Munich Personal RePEc Archive

Kompetenzaufteilung in konzerninternen Netzwerken der Automobilindustrie: Chance für Standort und Region?

Winter, Johannes (2006): Kompetenzaufteilung in konzerninternen Netzwerken der Automobilindustrie: Chance für Standort und Region? Published in: Berliner Debatte Initial , Vol. 1-2, No. 17 (February 2006): pp. 186-198.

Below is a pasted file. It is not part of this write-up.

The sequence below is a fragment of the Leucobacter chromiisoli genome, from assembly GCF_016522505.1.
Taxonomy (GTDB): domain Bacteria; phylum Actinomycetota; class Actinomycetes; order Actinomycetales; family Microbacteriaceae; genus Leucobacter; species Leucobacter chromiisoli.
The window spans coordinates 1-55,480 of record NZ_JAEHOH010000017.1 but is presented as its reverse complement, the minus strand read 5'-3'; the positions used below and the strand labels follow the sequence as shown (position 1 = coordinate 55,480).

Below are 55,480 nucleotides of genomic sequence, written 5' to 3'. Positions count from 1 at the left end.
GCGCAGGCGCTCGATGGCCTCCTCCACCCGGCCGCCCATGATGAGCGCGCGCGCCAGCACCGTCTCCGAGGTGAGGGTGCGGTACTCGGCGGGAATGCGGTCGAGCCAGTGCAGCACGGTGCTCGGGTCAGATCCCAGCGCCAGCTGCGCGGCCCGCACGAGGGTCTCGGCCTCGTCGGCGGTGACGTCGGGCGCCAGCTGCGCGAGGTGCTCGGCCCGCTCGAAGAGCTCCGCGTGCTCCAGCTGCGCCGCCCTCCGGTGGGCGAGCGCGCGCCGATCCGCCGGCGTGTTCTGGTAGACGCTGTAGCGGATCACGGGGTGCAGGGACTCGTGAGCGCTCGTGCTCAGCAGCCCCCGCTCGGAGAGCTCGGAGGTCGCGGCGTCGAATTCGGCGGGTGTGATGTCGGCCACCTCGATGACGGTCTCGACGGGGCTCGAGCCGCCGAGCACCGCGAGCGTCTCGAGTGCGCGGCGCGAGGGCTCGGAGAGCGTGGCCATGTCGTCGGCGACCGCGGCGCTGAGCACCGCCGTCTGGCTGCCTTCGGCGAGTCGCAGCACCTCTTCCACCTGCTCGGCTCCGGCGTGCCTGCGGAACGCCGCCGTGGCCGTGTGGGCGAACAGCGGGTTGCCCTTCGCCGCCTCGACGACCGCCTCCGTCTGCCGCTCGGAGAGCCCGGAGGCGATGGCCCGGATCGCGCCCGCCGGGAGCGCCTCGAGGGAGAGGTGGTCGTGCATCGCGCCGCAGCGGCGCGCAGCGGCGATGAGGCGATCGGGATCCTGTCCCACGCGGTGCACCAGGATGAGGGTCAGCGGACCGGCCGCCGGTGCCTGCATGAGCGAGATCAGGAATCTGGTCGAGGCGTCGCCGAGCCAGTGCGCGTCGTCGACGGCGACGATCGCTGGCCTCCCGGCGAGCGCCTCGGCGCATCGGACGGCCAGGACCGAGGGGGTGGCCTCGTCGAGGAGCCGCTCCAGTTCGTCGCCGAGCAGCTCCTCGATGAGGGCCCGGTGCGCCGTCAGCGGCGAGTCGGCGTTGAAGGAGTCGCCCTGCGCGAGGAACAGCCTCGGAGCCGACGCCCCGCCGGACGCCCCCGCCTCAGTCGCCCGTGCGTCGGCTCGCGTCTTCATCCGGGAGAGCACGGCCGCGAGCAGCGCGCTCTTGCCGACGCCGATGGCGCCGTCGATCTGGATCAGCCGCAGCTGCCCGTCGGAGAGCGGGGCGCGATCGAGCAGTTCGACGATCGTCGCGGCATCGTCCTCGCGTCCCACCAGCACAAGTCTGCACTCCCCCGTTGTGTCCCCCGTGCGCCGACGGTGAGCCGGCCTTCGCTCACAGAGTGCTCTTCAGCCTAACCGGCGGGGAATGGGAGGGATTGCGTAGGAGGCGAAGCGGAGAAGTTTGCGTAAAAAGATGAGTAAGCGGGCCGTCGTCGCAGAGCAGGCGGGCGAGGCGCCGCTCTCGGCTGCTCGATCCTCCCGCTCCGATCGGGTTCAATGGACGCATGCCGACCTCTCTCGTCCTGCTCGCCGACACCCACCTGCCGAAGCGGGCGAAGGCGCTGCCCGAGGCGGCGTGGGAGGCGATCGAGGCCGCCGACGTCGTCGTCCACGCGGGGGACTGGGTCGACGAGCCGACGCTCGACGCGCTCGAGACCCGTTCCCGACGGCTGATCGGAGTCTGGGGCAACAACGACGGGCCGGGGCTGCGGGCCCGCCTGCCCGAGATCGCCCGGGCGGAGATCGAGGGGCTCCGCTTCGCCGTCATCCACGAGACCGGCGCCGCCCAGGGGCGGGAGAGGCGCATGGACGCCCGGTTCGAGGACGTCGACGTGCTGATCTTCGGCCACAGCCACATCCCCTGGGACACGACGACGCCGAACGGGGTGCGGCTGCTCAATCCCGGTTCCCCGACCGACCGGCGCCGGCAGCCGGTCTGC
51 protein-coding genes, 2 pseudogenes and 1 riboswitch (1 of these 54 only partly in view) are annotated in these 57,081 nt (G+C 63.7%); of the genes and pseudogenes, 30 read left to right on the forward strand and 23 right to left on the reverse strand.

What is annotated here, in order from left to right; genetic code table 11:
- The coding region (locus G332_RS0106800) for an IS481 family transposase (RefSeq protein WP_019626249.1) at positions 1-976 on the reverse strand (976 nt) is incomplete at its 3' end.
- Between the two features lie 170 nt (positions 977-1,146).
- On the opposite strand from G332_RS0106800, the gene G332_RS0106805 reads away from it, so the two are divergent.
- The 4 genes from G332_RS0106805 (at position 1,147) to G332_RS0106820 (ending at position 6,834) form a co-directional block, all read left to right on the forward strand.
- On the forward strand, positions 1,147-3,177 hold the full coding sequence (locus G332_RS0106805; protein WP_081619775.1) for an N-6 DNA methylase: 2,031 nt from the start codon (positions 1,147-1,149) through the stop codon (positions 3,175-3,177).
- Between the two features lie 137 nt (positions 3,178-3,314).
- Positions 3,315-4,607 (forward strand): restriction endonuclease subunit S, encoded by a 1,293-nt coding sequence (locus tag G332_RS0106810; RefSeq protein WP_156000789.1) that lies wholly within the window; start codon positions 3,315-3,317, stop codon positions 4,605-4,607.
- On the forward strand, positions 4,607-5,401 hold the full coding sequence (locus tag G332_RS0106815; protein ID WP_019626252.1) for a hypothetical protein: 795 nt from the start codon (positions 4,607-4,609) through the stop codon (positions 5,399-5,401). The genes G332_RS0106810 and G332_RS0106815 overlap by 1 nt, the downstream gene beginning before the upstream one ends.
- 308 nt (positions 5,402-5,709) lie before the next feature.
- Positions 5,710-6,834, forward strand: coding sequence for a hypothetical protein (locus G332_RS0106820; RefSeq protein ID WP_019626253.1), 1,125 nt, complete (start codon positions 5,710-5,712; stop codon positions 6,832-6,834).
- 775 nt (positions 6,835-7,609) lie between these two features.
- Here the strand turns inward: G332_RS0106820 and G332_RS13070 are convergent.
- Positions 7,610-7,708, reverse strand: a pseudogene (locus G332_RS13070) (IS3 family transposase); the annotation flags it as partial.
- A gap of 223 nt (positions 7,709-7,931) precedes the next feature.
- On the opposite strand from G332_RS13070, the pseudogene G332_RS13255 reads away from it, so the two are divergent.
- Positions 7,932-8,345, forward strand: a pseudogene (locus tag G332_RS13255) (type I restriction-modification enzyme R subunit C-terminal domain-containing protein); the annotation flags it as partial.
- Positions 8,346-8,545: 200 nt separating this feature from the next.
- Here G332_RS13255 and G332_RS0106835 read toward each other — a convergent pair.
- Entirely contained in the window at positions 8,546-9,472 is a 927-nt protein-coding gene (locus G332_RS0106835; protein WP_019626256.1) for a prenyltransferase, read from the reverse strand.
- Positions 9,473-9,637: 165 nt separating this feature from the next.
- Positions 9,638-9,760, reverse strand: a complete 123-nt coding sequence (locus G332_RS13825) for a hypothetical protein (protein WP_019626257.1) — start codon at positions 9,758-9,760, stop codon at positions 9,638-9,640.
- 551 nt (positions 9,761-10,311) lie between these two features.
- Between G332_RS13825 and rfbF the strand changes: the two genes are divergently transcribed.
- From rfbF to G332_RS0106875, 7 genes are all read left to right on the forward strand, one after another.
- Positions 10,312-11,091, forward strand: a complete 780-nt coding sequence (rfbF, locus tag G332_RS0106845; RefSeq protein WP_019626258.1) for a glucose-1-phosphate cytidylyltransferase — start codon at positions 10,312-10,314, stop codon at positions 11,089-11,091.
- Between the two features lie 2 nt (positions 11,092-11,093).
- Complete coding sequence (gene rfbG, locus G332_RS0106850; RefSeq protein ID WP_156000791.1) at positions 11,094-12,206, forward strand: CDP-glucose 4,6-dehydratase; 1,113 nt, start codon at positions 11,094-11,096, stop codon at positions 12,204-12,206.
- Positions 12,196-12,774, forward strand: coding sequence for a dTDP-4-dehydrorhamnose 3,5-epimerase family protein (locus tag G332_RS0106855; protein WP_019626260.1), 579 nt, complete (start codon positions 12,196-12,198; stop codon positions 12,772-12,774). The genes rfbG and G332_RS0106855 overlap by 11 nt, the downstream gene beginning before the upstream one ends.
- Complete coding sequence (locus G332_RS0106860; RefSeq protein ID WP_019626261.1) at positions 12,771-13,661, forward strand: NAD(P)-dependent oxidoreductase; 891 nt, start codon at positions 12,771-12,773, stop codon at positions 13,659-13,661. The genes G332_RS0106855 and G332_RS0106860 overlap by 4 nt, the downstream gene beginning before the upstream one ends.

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The aim of this paper is to develop a conceptual framework explaining the different options of corporate competency division and their regional effects in terms of peripheral acquisition of competencies. The framework is empirically based on an analysis of the Volkswagen Commercial Vehicles group which is the market leader in Western Europe within the segment of light commercial and leisure time vehicles. About 22,000 employees work at three production sites. The headquarters of the commercial vehicle group is located in Hanover, Germany, where 15,000 people are employed in administration and vehicle production. The three manufacturing plants in Germany, Poland (Poznan) and Brazil (Resende) produce more than 300,000 vehicles per year. Volkswagen Poznan was initially one of many extended work benches in transition countries. Meanwhile, the Volkswagen plant in Poland has been transformed to a competitive firm with more organizational responsibility and a higher degree of vertical integration. This paper argues that the traditional division of competencies in the automotive industry, with the localization of knowledge-intensive modules of the value chain in core regions and labour-intensive activities in semi-peripheral regions, has lost its universal validity. Instead, a new scope of variation becomes evident in the international allocation of corporate competencies. By means of FDI and local efforts, selected locations in Central Eastern Europe – among them Poland – have developed from extended work benches to matured and fully-integrated manufacturing plants and engineering centres. Due to the transmission and self-acquisition of corporate competencies, semi-peripheral locations can pass through different types of upgrading. Process, product and functional upgrading extend their room of manoeuvre, allowing them to map out more independently their local strategies for business development and plant organization. In addition, upgrading provides impulses for regional development through effects on employment, income as well as professional skills due to the increased demand of well-educated and trained people. In order to reduce product and logistical costs as well as external influences on the value chain, OEMs and tier-one-suppliers endeavour to build up local suppliers and service providers.

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